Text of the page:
EUROPE'S BIG CLUBS ARE LOOKING TO MESS AROUND WITH THE CHAMPIONS LEAGUE
Words: Sam Diss
Image: Offside Sports Photography
According to the Wall Street Journal's scoop, the Champions League could start to look very different in coming seasons…
Disrupting the sacred Tuesday and Wednesday routine that we’ve held so dear for so long (any excuse for a midweek beer), Tuesday will see a meeting between UEFA and Europe’s top clubs to discuss— among other things—weekend match and relegation battles in Europe’s premier club tournament.
How this would improve things for fans is, as yet, unclear. There’s probably a vague “It could be more fun????” scribble in someone football bigwig’s notebook right now, but potential changes will be on the table in a "brainstorming session" at UEFA’s Swiss HQ, the governing body confirmed to Telegraph Sport.
The line is being lead by teams from outside the Premier League, as they look to protect themselves from the Prem’s monstrous television rights deals, PEDs that beef up English club coffers to levels neatly indicated by four of the last eight teams in the Champions League being from the country's top tier. Many other teams are struggling to compete financially and see a restructuring of the fixtures as an opportunity to negotiate some cushy deals for themselves. As Telegraph Sport points out, the bottom-placed Premier League team currently earns more in prize money and TV rights than the champions of France. You can see why they’d be annoyed.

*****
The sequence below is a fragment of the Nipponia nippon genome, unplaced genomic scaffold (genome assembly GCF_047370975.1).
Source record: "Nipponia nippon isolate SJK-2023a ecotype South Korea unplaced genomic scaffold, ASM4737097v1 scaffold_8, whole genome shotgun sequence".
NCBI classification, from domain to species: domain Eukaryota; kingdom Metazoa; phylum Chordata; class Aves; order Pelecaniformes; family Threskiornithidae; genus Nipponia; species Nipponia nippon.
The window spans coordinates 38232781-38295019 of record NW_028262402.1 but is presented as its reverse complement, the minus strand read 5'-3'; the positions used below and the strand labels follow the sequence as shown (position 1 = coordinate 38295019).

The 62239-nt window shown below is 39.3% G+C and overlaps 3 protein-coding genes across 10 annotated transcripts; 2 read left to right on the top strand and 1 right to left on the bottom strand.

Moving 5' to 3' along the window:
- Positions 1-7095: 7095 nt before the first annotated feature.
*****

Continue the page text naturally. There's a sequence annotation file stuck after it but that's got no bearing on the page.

These are only preliminary discussions, but they’re significant as the first formal talks to redraw the world’s most prestigious club competition from 2024 (even if some clubs would prefer a new Champions League from 2021).— Joshua Robinson (@JoshRobinson23) March 17, 2019
Despite appearing to comfortably see off many talks about a controversial, breakaway “European Super League”, the fellas behind the UCL will want to throw the big teams outside of England a bone somewhere.
How “relegation” would work differently than simply “knockouts” is anyone’s guess, but Saturday night football, which started as a pain for fans, can lead to some glorious moments under the lights (just ask anyone within howling distance of the Molineux after Wolves’ win over Man United in the FA Cup quarters).
Getting fans into the stadium isn’t really UEFA’s MO and, despite the opportunity for a few wicked long weekends in North Rhine-Westphalia, they’ll be seeing the tournament as an increasingly televisual event. We’re all for a levelling of the playing field and we’ll never say that the Champions League is anything other than an exhibition of the greatest football on the planet, but you’d imagine UEFA probably seeing the death of weekend dates to the cinema as the perfect opportunity for people to bed-in and relax at home in front of some premium Gazprom action.
Guess we’ll see you on Wednesday.